The striking Academic Staff Union of Universities has rejected the proposed payment of N10, 000 per session by each parent to assist the Federal Government in making more funds available for universities.
NAPLAN’s Public Relations Officer, Dr. Ademola Ekundayo, in an interview said, “We are proposing a sum of N10,000 per parent every session that will be directly paid to the universities. That will be our own contribution, apart from other statutory payments, to make more funds available to the universities.”
However, the ASUU President, Prof. Emmanuel Osodeke, reacted to the proposed levy on Thursday, while speaking during an interview on Arise Television, where he said the parents should intervene by joining the body in mounting pressure on the apex government.
Osodeke said, “I think what this association should be doing is to tell the government to perform its functions. They should put pressure on the government to use Nigerians’ money to fund education as it is done in other countries.
“They should add to the pressure coming from ASUU to ensure that the government prioritizes education. That is more significant than the N10,000.”
NAAT Suspends Strike
Meanwhile, the National Association of Academic Technologists on Thursday announced the suspension of its 158-day strike.
The union’s President, Ibeji Nwokoma, made this known during a press briefing held at the national secretariat of the union at the University of Abuja.
“We have suspended the strike but we are calling on the government to pay the backlog of our salaries,” Nwokoma said.
The union, like other unions in universities, had blamed the “failure” of the government to honor the 2009 agreement made between the Federal Government and the unions.
NANS Condemns ASUU
The National Association of Nigerian Students has condemned ASUU’s insistence on the payment of a six-month salary for the strike period before its members call off their ongoing strike.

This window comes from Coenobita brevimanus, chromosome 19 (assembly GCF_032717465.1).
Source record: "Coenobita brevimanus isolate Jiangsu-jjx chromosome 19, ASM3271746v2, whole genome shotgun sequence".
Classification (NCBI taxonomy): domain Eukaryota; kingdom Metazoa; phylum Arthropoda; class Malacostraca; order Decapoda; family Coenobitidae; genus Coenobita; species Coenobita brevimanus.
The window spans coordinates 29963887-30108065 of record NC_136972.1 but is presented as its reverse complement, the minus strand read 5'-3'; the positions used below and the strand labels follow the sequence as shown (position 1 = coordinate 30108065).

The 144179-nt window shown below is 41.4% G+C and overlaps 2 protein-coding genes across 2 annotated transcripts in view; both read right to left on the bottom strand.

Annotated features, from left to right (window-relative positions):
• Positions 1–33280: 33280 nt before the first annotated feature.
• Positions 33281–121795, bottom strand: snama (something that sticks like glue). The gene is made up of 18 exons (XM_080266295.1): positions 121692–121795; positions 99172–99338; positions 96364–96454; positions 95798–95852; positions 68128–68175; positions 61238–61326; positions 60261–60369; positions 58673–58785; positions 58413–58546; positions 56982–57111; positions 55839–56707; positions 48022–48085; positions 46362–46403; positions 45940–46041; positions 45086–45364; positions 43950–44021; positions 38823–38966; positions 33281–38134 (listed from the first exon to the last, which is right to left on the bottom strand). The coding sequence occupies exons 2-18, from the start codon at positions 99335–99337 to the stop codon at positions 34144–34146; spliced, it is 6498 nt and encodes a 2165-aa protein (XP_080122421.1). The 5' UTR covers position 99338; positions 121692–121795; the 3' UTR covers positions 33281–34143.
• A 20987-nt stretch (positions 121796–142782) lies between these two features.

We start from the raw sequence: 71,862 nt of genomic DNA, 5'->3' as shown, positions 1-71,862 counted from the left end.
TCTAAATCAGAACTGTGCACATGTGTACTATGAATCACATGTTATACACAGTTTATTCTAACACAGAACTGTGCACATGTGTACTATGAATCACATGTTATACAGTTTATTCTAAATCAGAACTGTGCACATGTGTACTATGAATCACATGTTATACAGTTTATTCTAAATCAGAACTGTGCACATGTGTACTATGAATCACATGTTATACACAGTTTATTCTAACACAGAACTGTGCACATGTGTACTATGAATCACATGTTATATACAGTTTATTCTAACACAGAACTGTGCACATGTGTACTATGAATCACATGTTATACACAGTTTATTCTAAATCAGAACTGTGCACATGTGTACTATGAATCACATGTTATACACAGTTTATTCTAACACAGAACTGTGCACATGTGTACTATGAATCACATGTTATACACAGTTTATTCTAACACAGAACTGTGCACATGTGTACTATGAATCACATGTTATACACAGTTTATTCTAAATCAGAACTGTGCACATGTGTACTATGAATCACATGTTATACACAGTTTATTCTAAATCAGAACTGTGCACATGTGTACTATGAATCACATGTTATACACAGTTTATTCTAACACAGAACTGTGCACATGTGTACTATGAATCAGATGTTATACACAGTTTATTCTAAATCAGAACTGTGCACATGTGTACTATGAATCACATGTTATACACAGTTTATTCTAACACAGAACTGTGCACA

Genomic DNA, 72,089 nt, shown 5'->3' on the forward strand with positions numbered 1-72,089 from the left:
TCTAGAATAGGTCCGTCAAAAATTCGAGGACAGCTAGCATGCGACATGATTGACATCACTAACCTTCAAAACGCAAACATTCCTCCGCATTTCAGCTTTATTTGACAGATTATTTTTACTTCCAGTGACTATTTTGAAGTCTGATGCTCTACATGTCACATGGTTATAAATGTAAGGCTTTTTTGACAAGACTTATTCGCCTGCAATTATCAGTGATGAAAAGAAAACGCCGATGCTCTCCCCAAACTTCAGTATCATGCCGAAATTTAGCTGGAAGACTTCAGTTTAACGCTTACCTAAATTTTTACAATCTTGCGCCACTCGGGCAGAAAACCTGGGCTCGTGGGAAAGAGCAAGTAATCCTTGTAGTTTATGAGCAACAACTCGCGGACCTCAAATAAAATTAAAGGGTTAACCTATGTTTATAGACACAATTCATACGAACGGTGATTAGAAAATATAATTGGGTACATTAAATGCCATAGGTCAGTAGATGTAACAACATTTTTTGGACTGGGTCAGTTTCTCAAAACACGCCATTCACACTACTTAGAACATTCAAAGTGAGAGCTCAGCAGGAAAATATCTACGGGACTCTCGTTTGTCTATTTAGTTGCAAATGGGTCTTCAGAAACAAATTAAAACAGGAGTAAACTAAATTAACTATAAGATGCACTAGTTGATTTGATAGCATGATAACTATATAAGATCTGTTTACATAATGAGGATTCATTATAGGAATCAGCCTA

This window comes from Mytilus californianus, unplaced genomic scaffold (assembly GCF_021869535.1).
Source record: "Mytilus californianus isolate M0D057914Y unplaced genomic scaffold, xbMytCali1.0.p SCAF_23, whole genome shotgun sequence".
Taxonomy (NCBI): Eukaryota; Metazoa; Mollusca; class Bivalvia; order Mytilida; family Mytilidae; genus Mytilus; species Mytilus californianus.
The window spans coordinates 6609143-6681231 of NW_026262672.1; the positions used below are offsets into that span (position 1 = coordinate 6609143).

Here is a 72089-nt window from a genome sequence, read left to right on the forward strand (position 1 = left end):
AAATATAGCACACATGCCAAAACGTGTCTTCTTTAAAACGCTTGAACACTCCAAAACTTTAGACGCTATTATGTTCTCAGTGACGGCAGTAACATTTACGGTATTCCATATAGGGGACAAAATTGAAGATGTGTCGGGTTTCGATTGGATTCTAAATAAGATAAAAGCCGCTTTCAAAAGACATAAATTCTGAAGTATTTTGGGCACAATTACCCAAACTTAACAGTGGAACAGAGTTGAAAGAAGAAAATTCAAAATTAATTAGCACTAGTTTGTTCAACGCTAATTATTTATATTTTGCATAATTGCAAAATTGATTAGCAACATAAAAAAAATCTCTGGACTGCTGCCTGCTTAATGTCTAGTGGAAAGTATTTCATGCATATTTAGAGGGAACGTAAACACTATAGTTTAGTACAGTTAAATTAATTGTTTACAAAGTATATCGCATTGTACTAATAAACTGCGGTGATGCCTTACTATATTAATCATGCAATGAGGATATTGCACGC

The association’s President. Sunday Ashefon made its position known in a statement made available to journalists in Ado Ekiti titled, “Six months’ salary arrears: ASUU’s insistence is selfish, inconsiderate, insensitive.”
The students also called on state governors to ensure the opening of state government-owned universities.
Ashefon said the demand “is not only insensitive; it is also selfish, inconsiderate, and uncharitable. The six months are periods of no work. As much as we encourage the government to pay their arrears irrespective, it is unfair to base the resumption of academic activities on full payment of the arrears.”
He added, “We call on all the state governors to ensure that all our state universities are open now because they will not be beneficiaries of ASUU’s demand from the Federal Government as governors are responsible for the founding of the state universities.”
Minister Jets Out
The Minister of Education, Adamu Adamu, is said to be currently out of the country as the ASUU strike continues.
Adamu is in charge of negotiations between the Federal Government and striking university unions.
A source close to the minister, who did not want his name in print because of the sensitive nature of the matter, however, said Adamu was expected back in the country on September 2.
The ministry’s spokesperson, Ben Goong, did not immediately respond to inquiries by The PUNCH as regards the details of the minister’s travels.
In a bid to end the strike, the Labour and Employment Minister, Chris Ngige, has led conciliatory meetings between the union and the government.
However, the President, Major General Muhammadu Buhari (retd), a few weeks ago, mandated Adamu to take over negotiations.
At a press briefing recently, Adamu noted that the government would not pay the union for the months it did not work and the union has, however, remained adamant.